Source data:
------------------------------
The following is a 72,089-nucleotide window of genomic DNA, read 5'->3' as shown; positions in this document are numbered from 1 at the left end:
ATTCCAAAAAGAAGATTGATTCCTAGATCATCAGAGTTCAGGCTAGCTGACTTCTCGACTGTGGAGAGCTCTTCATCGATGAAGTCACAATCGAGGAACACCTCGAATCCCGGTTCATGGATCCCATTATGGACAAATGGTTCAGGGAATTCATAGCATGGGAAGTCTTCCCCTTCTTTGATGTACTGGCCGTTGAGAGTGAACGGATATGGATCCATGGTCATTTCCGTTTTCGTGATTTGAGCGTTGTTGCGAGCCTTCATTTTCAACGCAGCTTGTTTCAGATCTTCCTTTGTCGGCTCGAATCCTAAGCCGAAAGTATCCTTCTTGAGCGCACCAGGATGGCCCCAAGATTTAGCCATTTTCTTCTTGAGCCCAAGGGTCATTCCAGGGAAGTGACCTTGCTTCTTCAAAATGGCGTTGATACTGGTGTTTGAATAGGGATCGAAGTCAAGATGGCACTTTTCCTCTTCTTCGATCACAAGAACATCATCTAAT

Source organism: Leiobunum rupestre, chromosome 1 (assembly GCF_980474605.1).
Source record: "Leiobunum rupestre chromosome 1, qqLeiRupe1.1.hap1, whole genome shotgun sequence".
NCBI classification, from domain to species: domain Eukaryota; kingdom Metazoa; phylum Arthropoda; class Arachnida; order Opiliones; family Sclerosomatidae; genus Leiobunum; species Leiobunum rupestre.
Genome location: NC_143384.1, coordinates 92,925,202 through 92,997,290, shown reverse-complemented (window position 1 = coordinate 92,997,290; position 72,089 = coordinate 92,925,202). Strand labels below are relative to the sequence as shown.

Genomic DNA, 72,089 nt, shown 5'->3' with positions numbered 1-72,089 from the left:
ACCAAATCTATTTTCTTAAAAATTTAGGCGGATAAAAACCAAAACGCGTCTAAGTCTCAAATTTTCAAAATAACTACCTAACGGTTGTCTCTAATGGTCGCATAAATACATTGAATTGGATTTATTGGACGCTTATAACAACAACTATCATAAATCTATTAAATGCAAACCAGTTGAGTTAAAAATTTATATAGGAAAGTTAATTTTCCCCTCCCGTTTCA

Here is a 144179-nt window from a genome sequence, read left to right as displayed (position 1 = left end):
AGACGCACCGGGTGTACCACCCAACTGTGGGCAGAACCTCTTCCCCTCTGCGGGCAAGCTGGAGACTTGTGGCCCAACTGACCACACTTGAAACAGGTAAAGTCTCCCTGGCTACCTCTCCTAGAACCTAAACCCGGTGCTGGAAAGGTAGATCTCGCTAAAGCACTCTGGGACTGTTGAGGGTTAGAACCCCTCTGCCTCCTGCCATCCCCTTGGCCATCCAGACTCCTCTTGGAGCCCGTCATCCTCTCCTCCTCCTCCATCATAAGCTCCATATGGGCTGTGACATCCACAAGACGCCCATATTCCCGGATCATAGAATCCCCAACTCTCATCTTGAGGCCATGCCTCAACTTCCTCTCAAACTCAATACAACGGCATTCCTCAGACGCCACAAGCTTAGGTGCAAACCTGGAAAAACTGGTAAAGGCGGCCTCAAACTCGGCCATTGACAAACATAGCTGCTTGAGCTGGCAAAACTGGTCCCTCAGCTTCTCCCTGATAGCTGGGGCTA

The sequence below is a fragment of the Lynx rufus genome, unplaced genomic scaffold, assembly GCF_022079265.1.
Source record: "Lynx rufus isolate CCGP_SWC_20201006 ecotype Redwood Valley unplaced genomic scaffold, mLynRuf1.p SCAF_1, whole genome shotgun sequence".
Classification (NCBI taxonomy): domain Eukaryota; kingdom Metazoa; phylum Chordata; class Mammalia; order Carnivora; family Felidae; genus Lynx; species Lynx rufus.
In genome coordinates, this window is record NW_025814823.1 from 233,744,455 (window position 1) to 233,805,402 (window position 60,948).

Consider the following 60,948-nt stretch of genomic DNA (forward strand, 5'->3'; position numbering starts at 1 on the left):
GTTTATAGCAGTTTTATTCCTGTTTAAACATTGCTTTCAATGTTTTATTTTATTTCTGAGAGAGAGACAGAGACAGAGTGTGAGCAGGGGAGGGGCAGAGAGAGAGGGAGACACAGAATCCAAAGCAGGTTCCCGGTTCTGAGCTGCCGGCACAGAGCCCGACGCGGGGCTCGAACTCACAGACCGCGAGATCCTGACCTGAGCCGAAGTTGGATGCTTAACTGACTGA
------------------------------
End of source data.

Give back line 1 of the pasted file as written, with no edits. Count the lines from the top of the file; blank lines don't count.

The following is a 72,089-nucleotide window of genomic DNA, read 5'->3' as shown; positions in this document are numbered from 1 at the left end: